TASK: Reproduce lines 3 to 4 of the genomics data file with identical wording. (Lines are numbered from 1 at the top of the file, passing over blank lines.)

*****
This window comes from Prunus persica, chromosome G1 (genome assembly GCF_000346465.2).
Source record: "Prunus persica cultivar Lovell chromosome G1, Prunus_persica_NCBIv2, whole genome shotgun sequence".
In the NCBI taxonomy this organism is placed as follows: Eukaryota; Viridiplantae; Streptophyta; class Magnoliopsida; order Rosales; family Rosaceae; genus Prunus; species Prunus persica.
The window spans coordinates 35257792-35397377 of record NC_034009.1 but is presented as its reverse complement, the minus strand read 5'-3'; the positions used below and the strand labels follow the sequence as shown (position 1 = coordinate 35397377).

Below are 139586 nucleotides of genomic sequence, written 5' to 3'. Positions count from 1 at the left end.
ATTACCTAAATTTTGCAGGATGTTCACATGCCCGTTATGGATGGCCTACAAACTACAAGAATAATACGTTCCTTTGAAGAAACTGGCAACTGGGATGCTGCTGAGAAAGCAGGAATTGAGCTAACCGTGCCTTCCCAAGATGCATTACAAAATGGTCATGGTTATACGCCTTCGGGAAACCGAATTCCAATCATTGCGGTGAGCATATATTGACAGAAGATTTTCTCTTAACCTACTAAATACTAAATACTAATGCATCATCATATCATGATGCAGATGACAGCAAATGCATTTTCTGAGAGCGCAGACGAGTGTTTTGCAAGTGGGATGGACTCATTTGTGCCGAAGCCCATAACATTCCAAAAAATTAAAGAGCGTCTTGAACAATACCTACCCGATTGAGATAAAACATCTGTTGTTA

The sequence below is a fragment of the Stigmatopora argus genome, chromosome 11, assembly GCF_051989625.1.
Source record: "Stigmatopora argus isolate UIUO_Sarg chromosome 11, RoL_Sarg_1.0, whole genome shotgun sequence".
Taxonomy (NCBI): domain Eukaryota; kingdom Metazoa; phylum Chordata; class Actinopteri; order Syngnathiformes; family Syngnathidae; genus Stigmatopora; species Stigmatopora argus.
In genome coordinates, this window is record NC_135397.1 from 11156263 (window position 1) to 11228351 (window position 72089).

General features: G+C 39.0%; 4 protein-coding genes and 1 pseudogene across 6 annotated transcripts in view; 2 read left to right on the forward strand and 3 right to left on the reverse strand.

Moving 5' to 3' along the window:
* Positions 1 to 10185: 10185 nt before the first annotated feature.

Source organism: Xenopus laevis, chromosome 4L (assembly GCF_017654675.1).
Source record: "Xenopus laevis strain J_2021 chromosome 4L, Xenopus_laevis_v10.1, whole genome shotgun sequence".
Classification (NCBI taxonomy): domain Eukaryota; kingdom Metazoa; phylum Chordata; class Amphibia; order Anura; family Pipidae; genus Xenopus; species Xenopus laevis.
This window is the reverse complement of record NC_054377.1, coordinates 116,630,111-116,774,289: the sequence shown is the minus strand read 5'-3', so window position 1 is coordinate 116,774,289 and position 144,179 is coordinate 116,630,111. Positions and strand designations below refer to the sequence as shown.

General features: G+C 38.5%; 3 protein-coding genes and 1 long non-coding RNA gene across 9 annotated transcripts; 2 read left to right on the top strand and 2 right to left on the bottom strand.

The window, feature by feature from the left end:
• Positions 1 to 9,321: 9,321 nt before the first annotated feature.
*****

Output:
In the NCBI taxonomy this organism is placed as follows: Eukaryota; Viridiplantae; Streptophyta; class Magnoliopsida; order Rosales; family Rosaceae; genus Prunus; species Prunus persica.
The window spans coordinates 35257792-35397377 of record NC_034009.1 but is presented as its reverse complement, the minus strand read 5'-3'; the positions used below and the strand labels follow the sequence as shown (position 1 = coordinate 35397377).